Molong Police Station
The only recorded tracker at Molong was Tommy who worked from 1883 to 1886. Nothing more about his life is currently known and trackers were not stationed at Molong after he left. A 20th century tracker with a link to Molong was Robert Henry Robinson who worked at Coonamble and Dubbo. His grandmother was Kitty Hanley, who, according to her death certificate, was born at Copper Hill near Molong in the 1840s [ref]DC of Kitty May 1917/004360.[/ref]. Copper Hill was also the site of a tribal battle in the 1860s. An Aboriginal man named Harry was wounded in the fight. The local doctor named Ross cut the spear, which was almost 2m long with three barbs, from Harry’s back. Harry’s recovery was greatly assisted by his wife who applied every day and night for a week, liberal doses of “eucalypti foliage lamentation” heated in a billycan of water. Harry had been working on Dilga run (about 40km north-east of Parkes) and returned to live there after the incident [ref]Molong Argus 26 May 1899: 3.[/ref].
This website explores the history of Aboriginal trackers in NSW from 1862 when the current NSW Police Force was established through to 1973 when the last tracker, Norman Walford, retired. You can read about the lives of individual trackers and some of the incredible tracking feats they...Learn More ►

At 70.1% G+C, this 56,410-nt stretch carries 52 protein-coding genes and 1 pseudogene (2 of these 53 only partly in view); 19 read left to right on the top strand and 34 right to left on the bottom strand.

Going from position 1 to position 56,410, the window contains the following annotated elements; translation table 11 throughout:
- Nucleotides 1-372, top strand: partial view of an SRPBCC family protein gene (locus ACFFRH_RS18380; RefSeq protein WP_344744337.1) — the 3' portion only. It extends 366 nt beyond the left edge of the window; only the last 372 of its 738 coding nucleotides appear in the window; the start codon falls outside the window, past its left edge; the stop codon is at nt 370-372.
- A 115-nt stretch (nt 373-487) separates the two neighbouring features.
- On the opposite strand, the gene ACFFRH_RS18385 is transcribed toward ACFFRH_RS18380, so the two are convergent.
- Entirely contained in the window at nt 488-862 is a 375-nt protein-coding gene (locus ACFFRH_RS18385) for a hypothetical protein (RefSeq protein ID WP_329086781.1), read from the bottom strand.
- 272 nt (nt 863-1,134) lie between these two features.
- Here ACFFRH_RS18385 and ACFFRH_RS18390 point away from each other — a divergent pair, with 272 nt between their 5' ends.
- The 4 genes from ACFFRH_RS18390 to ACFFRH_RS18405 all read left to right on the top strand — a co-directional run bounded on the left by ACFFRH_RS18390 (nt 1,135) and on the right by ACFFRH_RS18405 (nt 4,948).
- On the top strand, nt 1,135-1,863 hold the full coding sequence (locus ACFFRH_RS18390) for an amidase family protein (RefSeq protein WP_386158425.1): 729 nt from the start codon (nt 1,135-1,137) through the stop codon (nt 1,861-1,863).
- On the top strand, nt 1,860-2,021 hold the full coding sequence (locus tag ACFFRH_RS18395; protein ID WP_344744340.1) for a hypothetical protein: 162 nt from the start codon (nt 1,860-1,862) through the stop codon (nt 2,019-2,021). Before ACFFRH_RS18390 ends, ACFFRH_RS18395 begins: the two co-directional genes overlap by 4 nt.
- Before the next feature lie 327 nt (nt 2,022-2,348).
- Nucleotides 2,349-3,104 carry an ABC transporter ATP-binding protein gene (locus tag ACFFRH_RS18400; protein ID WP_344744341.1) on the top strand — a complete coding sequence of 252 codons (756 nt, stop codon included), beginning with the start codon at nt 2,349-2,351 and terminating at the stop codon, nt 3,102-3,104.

There were over 200 NSW police stations that employed Aboriginal trackers between 1862 and 1973. Many were concentrated in the central-west and north-west of the state, the agricultural and pastoral heartland of NSW. This is because one of the main jobs of trackers was to pursue sheep, cattle and horse thieves. Trackers sometimes lived in small huts out the back...Learn More ►
Pathfinders book Pathfinders, A history of Aboriginal trackers in NSW, written by Dr Michael Bennett and published by NewSouth, is now available from all good bookstores. Click on the link below to order your copy. https://www.abbeys.com.au/book/pathfinders-a-history-of-aboriginal-trackers-in-nsw.do Early History Since the beginning of the colony, government agencies, explorers, surveyors and members of the general public called upon the tracking...Learn More ►